Controversial Bentley Hog Farm
The Lacombe Globe
December 23, 2003
A lengthy story of community controversy in and around
Bentley will soon begin a new chapter.
Bacon Acres is being sold.
The 18,000-hog operation, which is just south of
Bentley, has been the focus of many town residents’ complaints for several
years. They’ve long blamed
that intensive livestock operation (ILO) for being the cause of frequent bad
odours in the community.
Now Dave Allan, who owns the operation, is selling the
farm, which has been in the family for more than three decades, citing
“financial troubles in the industry”.
It could have something to do with the fact that he’s
put about $1 million into numerous measures to curb various complaints in
the past four years.
Negotiations for a lease/purchase agreement are
currently in progress with an area farmer, but Allan said even if it goes
through it won’t cover the costs he’s put out during the last few years.
He’ll know if the sale is official in January.
Even if it doesn’t happen, he and his family are “probably going
to be exiting anyway”.
It’s been a very emotional, trying time for our whole
family,” he said. “In a lot
of ways, yes, we are very sad to go”.
Numerous odour complaints have been made to the Town of
Bentley and other organizations regarding Bacon Acres for a few years.
According to Bentley’s town manager, John Vogelaar,
the odour has put a stranglehold on development within the community.
One complete new subdivision, he said, has been halted because of it.
“They are holding the town back,” he said.
“The smell is keeping it back.”
But the Town of Bentley is powerless to change the
“The Town of Bentley has no hammer to do anything to
Bacon Acres, because Bacon Acres is in (Lacombe) County,” said Vogelaar.
A report released a couple of weeks ago by the
Farmer’s Advocate of Alberta, part of Alberta Agriculture, Food and Rural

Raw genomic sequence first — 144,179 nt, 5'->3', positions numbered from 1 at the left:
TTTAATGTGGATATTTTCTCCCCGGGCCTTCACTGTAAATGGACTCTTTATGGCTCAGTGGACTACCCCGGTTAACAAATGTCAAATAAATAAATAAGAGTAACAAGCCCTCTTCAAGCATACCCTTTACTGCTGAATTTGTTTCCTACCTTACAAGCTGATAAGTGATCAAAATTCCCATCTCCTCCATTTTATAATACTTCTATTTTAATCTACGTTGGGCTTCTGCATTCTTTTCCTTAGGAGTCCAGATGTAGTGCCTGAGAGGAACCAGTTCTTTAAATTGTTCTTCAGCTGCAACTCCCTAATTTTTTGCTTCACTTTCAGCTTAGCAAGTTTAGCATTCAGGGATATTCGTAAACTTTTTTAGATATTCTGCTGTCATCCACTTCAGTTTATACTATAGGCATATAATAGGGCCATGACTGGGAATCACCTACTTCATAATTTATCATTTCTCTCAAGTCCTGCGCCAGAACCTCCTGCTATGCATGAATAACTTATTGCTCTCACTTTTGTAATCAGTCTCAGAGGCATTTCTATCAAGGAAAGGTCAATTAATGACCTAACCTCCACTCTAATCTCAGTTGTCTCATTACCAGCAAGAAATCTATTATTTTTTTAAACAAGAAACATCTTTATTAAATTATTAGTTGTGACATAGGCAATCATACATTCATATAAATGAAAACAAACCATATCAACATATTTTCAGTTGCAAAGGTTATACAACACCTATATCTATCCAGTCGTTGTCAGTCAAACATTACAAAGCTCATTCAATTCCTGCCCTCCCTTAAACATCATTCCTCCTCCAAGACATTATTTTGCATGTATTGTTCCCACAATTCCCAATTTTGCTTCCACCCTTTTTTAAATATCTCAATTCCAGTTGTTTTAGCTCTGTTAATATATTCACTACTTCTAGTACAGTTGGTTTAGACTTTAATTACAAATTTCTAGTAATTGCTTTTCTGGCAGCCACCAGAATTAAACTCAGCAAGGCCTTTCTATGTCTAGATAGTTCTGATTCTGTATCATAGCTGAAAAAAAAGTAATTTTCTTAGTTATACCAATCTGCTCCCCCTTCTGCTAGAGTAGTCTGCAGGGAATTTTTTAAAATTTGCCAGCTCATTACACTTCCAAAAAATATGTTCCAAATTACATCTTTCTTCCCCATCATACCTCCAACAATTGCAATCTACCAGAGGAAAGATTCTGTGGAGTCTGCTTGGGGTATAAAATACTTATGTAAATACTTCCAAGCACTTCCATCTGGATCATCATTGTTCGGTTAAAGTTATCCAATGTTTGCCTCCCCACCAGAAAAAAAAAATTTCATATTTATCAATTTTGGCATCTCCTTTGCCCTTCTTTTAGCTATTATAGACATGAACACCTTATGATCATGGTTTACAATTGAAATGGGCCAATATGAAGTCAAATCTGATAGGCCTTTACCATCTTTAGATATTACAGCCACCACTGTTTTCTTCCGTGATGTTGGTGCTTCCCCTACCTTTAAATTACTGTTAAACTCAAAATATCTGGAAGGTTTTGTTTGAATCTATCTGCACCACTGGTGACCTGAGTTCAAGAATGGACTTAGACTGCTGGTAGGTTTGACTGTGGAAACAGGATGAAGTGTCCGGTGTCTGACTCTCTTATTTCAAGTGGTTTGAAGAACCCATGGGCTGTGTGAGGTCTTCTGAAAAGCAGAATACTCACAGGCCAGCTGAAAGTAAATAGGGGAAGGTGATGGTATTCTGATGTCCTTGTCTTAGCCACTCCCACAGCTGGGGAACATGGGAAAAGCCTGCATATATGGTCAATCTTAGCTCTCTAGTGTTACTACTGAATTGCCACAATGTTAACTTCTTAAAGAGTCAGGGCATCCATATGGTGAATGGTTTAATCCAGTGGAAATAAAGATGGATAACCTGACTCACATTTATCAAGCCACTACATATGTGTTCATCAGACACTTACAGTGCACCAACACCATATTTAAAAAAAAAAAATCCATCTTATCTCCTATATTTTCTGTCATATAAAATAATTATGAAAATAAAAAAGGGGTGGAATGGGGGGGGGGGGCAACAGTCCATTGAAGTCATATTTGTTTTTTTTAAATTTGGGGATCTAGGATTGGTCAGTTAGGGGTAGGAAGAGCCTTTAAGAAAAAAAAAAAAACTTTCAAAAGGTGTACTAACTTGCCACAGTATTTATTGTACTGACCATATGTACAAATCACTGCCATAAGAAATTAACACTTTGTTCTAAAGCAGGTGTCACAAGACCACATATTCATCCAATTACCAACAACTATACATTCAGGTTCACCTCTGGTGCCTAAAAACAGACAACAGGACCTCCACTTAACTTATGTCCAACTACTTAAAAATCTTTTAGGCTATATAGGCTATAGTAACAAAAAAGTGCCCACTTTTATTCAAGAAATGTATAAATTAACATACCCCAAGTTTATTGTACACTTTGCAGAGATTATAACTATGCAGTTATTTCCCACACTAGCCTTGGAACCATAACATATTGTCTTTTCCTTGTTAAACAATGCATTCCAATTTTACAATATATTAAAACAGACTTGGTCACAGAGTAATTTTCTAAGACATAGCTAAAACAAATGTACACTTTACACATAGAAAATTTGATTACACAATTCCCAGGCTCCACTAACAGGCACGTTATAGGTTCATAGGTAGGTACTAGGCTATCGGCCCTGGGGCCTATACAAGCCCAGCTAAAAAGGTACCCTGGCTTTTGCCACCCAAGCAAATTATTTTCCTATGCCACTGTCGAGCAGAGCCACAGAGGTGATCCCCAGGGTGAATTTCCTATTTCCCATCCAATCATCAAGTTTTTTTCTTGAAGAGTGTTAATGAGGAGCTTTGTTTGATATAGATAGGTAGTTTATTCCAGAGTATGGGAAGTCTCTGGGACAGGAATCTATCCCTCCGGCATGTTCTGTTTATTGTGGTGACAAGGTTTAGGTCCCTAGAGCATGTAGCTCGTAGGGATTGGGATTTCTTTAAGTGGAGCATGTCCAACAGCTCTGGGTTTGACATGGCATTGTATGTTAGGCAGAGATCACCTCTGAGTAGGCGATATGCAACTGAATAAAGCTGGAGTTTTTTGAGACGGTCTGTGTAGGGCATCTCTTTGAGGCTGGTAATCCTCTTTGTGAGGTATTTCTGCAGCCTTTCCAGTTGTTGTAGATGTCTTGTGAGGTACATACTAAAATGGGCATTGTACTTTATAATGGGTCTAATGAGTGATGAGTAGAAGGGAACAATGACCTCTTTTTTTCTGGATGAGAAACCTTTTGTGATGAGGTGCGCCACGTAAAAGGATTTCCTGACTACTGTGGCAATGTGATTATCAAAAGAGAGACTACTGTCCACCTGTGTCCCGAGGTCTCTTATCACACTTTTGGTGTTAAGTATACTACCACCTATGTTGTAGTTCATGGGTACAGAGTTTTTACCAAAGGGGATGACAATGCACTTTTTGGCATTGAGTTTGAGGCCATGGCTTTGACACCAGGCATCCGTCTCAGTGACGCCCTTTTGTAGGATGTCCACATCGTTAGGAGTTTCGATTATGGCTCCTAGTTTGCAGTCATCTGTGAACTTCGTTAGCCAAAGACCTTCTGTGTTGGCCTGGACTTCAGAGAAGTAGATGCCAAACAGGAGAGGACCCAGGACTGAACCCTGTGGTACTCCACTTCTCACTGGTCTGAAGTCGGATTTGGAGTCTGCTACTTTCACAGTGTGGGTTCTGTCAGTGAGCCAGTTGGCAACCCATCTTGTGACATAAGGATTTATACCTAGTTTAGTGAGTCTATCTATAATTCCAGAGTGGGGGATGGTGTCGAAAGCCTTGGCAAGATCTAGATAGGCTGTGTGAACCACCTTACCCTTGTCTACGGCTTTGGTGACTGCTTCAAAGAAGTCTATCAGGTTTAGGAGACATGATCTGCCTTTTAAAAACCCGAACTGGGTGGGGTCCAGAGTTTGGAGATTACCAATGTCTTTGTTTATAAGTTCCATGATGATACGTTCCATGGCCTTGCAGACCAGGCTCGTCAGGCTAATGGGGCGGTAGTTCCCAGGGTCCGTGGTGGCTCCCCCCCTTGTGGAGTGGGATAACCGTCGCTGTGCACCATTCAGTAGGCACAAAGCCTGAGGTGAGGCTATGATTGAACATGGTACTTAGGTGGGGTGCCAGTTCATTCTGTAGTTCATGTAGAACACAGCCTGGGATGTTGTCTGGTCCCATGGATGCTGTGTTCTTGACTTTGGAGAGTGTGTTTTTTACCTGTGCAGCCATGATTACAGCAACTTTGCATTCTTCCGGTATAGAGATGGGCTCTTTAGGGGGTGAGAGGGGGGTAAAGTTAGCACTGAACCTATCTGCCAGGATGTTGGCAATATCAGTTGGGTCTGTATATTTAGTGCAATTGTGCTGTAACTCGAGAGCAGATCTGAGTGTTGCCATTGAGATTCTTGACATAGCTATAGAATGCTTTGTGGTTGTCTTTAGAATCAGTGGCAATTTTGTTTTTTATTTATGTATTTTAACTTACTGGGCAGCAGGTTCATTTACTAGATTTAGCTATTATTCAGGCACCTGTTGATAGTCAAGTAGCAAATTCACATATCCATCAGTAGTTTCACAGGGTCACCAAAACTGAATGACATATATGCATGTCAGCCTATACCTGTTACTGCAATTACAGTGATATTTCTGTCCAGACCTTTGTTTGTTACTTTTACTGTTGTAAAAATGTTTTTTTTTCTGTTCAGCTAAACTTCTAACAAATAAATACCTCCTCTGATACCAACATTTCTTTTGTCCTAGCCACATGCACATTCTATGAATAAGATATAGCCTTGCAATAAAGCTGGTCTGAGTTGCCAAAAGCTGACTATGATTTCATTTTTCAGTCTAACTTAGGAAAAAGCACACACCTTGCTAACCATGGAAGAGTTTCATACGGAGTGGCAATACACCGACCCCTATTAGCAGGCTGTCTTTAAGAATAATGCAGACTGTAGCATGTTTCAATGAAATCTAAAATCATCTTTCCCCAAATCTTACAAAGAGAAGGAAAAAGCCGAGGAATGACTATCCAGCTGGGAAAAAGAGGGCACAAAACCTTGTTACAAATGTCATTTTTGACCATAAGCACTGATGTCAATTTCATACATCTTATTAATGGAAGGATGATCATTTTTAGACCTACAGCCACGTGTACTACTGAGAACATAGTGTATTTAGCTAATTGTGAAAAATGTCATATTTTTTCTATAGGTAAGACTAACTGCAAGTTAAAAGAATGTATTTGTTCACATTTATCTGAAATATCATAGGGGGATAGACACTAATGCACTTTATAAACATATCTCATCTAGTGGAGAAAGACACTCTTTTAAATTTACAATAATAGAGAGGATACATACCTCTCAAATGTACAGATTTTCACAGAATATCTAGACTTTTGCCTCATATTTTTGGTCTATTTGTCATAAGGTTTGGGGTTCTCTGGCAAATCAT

Development, praised Bacon Acres as “an excellent operation, exceeding the
generally accepted agricultural practices for the industry”.
It’s based on a tour of the site that was done in
October by a peer review committee. The
tour included two people from the Bentley Community Committee who had been
asked last February by the Farmer’s Advocate to gather information backing
up the complaints.
Norm Lowe, one of those members, said his group had
come up with a report three inches thick.
The group was notified just a few days before the tour
that they’d be expected to give a formal report at a hearing shortly to
Lowe said his group, unlike Bacon Acres or the
Farmer’s Advocate, didn’t have a lawyer, but managed to do it anyway as
best as they could.
When he saw the most recent report, Lowe was outraged.
“They didn’t address the issues that we had raised
as outlined by the residents of Bentley,” he said.
Since he was on the tour, he knows what the committee
saw, what points were made and what issues were brought up.
He said the report didn’t accurately reflect that.
He cited various sections of the report as being
irrelevant, unfounded and downright incorrect.
“The whole process, unfortunately, turned out to be a
sham,” he said.
But it’s the report that will be submitted to Shirley
McClellan, Alberta’s minister of agriculture, food and rural development,
and Lowe said what she’ll read is deliberately biased.
“People aren’t mad at Dave Allan; they’re mad at
the government,” said Lowe. “Dave
Allan is not to blame for this issue.”
In fact, he said, Allan and his family are excellent,
upstanding citizens. The
“serious mistake,” he said, is that the government allowed such a
massive ILO to develop so near an urban community.
Also, he said, the issue is no longer the simple
annoyance of odours, but the possibility of poisonous gases associated with
them, as reported in a study he said was done by Parkland Airshed Management
Lowe claimed some disturbing PAMZ findings were
completely ignored in the recent Farmer’s Advocate report.
Allan maintained that the appropriate procedures were
followed and that utilizing outside unbiased agencies was the only way to
resolve the problem.
“We believe it was done in fair judgement,” he
Lower doesn’t plan to let the issue die, however.
He said he and the Bentley community Committee may critique the
entire process and send it directly to Premier Ralph Klein in the hope that
he’ll take another look at the procedure.
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